It is expected to make its first flight attempt no earlier than April 11, the Jet Propulsion Laboratory tweeted.
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NASA’s Ingenuity mini-helicopter has been dropped onto the surface of Mars in preparation for its maiden flight, the US space agency said.
The ultralight aircraft had been attached to the belly of the Perseverance rover, which landed on the Red Planet on February 18.
A photo accompanying the tweet showed that Perseverance had moved away from the helicopter and its “airfield” after falling to the surface.
Ingenuity was feeding off the Perseverance’s power system, but will now have to use its own battery to run a vital radiator to protect its unshielded electrical components from freezing and cracking during the bitter Mars night.
“This heater keeps the interior at around 45 degrees F (7 degrees Celsius) through the freezing cold of a Martian night, where temperatures can drop to as low as -130F (-90 degrees Celsius),” Bob Balaram, Mars Helicopter Project’s chief engineer at the Jet Propulsion Laboratory, wrote in an update on Friday. “This comfortably protects key components such as the battery and some sensitive electronic components from damage in very cold temperatures.”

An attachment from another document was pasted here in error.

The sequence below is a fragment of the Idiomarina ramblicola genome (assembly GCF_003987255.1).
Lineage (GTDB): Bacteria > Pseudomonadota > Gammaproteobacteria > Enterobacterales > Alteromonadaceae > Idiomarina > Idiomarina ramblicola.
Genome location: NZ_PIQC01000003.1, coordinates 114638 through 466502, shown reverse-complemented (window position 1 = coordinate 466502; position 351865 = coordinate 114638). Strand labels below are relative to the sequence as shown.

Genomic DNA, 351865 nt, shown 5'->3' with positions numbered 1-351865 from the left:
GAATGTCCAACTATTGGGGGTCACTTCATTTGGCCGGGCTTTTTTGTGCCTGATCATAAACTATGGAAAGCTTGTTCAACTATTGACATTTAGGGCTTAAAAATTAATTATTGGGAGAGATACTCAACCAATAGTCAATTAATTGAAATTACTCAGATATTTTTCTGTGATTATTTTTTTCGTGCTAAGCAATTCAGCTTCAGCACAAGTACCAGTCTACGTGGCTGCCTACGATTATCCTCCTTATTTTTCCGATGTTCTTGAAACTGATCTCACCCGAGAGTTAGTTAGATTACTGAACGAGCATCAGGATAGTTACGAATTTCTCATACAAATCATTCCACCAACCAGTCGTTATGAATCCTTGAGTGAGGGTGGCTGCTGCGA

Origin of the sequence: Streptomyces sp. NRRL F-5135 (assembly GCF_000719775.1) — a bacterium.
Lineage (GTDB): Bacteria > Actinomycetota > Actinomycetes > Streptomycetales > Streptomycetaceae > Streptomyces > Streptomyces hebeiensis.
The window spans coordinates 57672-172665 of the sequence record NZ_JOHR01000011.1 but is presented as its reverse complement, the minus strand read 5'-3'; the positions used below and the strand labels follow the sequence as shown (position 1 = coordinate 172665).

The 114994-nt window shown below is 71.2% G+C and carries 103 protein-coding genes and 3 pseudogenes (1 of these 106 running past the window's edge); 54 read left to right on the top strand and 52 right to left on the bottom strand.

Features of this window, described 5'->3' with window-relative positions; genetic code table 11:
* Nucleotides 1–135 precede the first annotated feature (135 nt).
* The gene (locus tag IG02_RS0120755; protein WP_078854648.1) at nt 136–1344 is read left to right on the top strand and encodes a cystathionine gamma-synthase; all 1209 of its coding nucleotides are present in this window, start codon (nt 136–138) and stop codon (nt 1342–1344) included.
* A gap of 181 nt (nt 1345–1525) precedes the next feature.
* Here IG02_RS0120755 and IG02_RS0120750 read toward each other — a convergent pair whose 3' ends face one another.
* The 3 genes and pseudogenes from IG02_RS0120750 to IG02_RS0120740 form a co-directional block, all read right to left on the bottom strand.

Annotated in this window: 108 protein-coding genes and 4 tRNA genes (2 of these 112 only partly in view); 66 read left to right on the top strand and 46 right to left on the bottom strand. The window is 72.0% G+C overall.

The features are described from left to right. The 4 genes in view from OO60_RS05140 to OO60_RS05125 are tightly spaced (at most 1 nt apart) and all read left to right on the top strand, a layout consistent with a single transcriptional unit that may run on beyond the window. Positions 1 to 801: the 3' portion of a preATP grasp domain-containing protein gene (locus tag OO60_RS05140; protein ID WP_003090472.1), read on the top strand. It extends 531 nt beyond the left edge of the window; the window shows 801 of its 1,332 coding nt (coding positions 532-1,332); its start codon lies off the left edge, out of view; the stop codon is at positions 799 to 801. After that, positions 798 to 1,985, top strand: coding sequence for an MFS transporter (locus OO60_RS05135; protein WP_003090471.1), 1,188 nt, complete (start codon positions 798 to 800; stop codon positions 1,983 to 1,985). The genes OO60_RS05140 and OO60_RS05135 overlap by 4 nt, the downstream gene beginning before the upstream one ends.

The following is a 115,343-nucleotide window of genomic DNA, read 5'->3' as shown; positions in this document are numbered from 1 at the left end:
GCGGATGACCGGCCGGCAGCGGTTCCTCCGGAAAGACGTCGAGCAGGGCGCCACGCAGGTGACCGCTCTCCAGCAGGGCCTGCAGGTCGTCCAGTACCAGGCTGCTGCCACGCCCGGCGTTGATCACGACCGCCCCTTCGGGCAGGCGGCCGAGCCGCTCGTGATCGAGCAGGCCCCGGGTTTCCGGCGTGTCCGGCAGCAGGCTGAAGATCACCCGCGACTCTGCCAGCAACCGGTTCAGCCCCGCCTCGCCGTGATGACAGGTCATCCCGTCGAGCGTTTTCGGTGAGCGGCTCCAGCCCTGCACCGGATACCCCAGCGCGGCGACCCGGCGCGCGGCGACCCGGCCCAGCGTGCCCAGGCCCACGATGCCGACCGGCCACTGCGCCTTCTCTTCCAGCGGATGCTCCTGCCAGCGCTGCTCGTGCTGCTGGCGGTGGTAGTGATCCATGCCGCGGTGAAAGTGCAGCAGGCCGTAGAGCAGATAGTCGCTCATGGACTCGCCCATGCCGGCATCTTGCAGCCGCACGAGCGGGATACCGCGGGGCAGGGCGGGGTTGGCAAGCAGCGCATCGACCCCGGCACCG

Over the next few days, the Ingenuity team will verify that the helicopter’s solar panels are functioning properly and are recharging its battery before testing its motors and sensors before its first flight, Balaram said.
Ingenuity is expected to make its first flight attempt no earlier than April 11, the Jet Propulsion Laboratory tweeted.
Ingenuity will attempt to fly in an atmosphere that is one percent of Earth’s density, making it harder to achieve lift – but will be assisted by gravity which is one-third that of our planet.
The first flight will involve climbing at a speed of about three feet (one meter) per second to a height of 10 feet (three meters), hovering there for 30 seconds, then descending to the surface.
Ingenuity will take high resolution photos in flight. Up to five flights of progressive difficulty are scheduled over the month.
The 1.8-kilogram rotorcraft cost NASA around $ 85 million to develop and is seen as a proof of concept that could revolutionize space exploration.
Future planes could cover the ground much faster than rovers and explore rougher terrain.